The Queen’s beautiful country estate that once had its own time zone


When it comes to the Royal Family, there are many posh and eccentric associations that spring to mind – whether it is banning fish knives at the dinner table because they are too “common” or allegedly weighing themselves before Christmas dinner to ensure they are “well-fed”.

But did you know that one of The Queen’s homes used to have its very own time zone? The trend was bought in originally by the Queen’s great grandfather, King Edward VII, for an incredibly unique reason and was carried on for many years after his death.

While The Queen hasn’t chosen to keep up with the tradition today, it is surprising to learn about the origins of this story that all took place at one of the most famous royal residences

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The Sandringham Estate is located in Norfolk

The Sandringham Estate is one of the most famous royal homes that the Queen uses today. It is located in the Norfolk area of Outstanding Natural Beauty and is where she typically spends the festive period.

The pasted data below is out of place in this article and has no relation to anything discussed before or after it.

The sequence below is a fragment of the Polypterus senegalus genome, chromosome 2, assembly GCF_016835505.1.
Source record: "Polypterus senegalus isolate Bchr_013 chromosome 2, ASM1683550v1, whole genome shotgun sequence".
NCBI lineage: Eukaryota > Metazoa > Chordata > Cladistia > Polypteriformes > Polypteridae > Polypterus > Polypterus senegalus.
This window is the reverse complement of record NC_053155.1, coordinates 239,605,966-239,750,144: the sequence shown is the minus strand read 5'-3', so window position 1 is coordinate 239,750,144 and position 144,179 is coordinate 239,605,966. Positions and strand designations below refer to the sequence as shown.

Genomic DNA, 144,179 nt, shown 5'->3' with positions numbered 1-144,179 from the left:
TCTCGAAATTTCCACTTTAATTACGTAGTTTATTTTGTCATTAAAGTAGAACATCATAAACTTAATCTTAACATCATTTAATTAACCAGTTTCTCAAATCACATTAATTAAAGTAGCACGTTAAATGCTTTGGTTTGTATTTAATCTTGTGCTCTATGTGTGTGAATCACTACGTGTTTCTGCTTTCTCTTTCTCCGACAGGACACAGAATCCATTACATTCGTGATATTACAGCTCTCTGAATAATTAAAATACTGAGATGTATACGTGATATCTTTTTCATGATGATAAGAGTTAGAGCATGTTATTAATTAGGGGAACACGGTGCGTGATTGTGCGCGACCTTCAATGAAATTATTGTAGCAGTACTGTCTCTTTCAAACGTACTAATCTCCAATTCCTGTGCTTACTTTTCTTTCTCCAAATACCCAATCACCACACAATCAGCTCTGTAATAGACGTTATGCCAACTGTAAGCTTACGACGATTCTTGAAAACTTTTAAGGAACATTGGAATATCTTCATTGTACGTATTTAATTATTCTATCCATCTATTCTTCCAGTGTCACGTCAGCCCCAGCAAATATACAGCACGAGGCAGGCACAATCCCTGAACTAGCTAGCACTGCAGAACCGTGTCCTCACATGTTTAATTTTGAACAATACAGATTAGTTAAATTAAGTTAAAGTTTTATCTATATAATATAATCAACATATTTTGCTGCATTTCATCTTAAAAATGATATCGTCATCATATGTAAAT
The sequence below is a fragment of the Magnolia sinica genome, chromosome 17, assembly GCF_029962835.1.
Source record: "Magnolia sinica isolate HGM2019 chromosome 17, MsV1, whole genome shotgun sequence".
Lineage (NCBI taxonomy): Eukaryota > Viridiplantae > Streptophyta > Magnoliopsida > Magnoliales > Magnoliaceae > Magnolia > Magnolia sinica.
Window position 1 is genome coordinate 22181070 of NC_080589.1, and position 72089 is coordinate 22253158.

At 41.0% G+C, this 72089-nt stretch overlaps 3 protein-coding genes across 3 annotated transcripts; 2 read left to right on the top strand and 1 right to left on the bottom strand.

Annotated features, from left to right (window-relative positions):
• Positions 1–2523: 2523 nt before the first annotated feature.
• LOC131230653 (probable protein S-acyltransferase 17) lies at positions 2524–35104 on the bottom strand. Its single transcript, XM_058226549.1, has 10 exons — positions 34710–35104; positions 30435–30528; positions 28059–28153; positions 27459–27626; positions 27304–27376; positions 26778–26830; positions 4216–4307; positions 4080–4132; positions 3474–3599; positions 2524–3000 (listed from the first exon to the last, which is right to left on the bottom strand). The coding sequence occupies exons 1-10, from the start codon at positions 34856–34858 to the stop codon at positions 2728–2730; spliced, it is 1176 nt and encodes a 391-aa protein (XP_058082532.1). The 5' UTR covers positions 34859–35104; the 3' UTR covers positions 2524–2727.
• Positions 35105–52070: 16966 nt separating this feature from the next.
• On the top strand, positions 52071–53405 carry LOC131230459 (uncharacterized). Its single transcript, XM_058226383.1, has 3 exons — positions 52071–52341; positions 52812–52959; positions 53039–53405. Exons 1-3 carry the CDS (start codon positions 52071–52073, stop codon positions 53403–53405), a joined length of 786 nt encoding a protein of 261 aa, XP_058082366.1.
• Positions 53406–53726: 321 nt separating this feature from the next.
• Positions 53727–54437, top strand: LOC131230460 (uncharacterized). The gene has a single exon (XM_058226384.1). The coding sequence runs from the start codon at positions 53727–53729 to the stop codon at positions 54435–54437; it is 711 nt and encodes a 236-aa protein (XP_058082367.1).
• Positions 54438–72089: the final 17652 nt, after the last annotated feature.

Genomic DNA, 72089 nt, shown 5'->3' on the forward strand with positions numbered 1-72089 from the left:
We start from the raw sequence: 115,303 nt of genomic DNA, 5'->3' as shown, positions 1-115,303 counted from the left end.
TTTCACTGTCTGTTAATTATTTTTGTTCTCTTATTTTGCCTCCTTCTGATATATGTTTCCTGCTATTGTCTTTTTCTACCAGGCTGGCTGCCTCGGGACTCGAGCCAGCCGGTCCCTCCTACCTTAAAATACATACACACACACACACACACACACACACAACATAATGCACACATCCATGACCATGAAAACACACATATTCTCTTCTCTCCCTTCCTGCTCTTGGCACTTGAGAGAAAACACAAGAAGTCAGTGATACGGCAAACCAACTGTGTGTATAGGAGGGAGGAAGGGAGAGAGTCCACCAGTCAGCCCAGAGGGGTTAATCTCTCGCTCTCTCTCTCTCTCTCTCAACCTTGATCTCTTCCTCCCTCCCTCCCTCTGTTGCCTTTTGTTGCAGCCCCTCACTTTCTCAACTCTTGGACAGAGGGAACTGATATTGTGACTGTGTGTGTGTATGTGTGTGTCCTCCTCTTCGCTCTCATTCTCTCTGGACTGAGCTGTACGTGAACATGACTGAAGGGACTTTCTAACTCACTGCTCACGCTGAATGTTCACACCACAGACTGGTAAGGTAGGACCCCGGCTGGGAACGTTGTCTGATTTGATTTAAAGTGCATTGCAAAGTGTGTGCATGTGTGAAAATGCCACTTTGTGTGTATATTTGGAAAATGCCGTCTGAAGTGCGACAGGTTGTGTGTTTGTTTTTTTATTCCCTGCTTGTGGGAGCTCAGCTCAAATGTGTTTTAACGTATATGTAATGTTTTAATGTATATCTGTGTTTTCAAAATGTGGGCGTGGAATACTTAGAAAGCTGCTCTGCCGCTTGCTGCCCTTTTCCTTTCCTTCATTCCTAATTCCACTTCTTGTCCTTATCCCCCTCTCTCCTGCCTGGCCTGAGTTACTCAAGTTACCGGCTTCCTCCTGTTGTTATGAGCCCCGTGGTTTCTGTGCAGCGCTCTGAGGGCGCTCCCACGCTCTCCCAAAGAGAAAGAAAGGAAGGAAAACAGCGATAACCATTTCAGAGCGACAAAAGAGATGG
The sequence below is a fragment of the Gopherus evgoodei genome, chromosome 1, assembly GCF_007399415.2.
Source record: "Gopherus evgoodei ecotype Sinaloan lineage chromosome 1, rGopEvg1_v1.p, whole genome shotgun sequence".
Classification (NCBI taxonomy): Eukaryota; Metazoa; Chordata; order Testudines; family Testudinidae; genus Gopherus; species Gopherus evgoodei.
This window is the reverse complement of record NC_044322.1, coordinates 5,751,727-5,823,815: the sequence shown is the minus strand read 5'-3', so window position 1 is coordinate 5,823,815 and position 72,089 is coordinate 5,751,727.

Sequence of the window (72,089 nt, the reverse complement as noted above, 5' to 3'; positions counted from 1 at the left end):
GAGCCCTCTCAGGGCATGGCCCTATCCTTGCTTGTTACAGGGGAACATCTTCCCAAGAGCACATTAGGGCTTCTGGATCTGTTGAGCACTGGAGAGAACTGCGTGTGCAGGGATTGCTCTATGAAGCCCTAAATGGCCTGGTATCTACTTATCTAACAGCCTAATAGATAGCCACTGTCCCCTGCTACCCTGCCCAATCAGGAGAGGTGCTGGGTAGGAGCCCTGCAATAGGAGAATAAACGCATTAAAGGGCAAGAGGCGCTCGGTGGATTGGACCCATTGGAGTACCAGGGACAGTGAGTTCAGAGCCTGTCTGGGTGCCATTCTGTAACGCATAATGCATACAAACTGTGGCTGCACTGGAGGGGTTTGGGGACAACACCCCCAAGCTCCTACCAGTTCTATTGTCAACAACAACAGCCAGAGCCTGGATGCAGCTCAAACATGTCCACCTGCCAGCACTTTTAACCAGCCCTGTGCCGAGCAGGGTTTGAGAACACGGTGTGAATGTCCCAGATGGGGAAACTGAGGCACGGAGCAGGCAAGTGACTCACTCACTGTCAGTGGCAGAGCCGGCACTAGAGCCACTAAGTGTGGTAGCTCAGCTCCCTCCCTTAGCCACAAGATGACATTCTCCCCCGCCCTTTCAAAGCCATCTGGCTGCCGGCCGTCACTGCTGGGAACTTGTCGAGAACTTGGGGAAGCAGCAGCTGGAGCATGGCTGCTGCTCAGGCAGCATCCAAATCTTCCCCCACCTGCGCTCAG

While she opted to stay at Windsor last year, Her Majesty has many fond memories of Sandringham from when she would go and visit her grandfather, King George V. The first royals to call the 20,000 acre estate home were The Prince and Princess of Wales (later King Edward VII and Queen Alexandra).

While the Queen visits the house mainly at Christmas nowadays, it used to be lived in all year round by her predecessors, mainly as it was an ideal location for hunting and shooting.

And that suitability is exactly why an incredibly strange rule- known as ‘Sandringham Time’ was brought in by King Edward VII while he was still the Prince of Wales.

Hulton Archive/Getty Images
King Edward VII introduced ‘Sandringham Time’

The Prince of Wales loved outdoor sports, particularly hunting, and came up with the idea of Sandringham Time to make the most of the winter daylight hours for shooting.

He ordered all the clocks on the estate to be set half an hour ahead of Greenwich Mean Time. Sandringham Time was also later adopted at Windsor Castle and at the Balmoral Estate in Scotland.

There was also a rumour that the king brought in the strange rule as his wife was always skilled at running late for any event, but experts agree that the main reason was to make better use of the shooting facilities.

The tradition of Sandringham Time continued after Edward VII’s death and throughout the reign of George V. The confusion the trend infuriated the king’s children and Edward VIII abolished it during his brief reign. Neither George VI or The Queen chose to reinstate it.

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